BRICS (Brazil, Russia, India, China and South Africa) is a group of developing countries that came together in 2009 to promote economic and political cooperation. The group is expected to play a more dominant role in the global economy than the G7 countries (Canada, France, Germany, Italy, Japan, the United Kingdom and the United States) by 2028. According to Bloomberg's calculations, the BRICS countries will contribute 35% to global economic growth, while the G7's contribution is expected to fall to 27.8% by that year.
Over the next five years, China is expected to be the main driver of global growth, with a market share twice that of the United States (US). Currently, the BRICS countries already account for 31.5% of global gross domestic product (GDP), while the G7's share has fallen to 30%. It is estimated that by 2030, BRICS will account for more than 50% of global GDP.
On the other hand, India-based Megh Updates, one of the world's largest online information platforms in terms of visitors, also highlighted the same: "By 2030, BRICS is expected to contribute more than 50% to global GDP and is likely to increase further with the proposed expansion plans. Already in 2015, China's economy has surpassed that of the United States in terms of purchasing power parity, indicating significant growth.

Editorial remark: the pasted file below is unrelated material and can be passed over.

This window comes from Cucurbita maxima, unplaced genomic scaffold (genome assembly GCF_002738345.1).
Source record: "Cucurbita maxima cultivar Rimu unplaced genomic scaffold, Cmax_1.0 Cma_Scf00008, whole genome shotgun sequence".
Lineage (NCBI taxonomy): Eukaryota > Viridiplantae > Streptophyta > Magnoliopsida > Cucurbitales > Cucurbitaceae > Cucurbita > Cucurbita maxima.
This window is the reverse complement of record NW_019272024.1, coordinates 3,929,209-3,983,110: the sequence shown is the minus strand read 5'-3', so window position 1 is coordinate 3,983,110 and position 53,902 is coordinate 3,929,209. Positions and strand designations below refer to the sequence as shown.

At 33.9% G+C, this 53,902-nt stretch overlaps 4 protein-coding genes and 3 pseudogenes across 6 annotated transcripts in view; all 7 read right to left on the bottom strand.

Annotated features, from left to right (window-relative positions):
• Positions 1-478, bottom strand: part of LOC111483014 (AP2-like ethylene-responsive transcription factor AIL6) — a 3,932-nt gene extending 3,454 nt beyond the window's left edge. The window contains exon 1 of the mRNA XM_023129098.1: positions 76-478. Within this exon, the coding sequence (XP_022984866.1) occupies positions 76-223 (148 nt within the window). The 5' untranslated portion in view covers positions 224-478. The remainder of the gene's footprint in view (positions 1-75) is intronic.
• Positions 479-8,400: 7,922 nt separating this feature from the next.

A recent report by UNCTAD also showed that the shifting weight of the BRICS economies over the past decade has significantly changed the global economic landscape. According to the World Bank, the BRICS share of global gross domestic product (GDP) has increased from 18 percent in 2010 to 26 percent in 2021, with a steady increase over the period. One of the main drivers of this trend is China's economic growth, which will account for more than 70 percent of BRICS GDP in 2021.
In terms of GDP per capita, the BRICS group has a nominal GDP per capita of $7,666 in 2021, compared to the global GDP per capita of $12,263 in the same year. However, in terms of purchasing power, BRICS average GDP per capita (PPP) is $17,990, close to the global average GDP per capita (PPP) of $18,721.
In terms of trade, the BRICS countries currently account for 18% of total world exports. However, their share of exports is steadily increasing and intra-BRICS export growth is above the global average. This increase in intra-BRICS trade could be evidence that closer economic cooperation is already delivering tangible benefits and is an important driver of investment growth within the bloc.
There seems to be a shift away from the dominance of the United States to the leadership of the major BRICS countries, creating a more balanced multipolar platform. It is as if the BRICS are pushing and demanding reforms in global institutions where they feel underrepresented. This includes efforts to reform the structure of the United Nations, to gain fairer shares in the World Bank and the IMF, and to renew membership and strengthen global bodies such as the WTO and the WHO.
However, the risk of negative economic growth in the BRICS countries still needs to be addressed. The war in Ukraine has affected commodity markets in the short term and potentially in the long term. On the other hand, inflation in BRICS may be harder to control than expected, and tight financial conditions may lead to debt problems for some members of the group.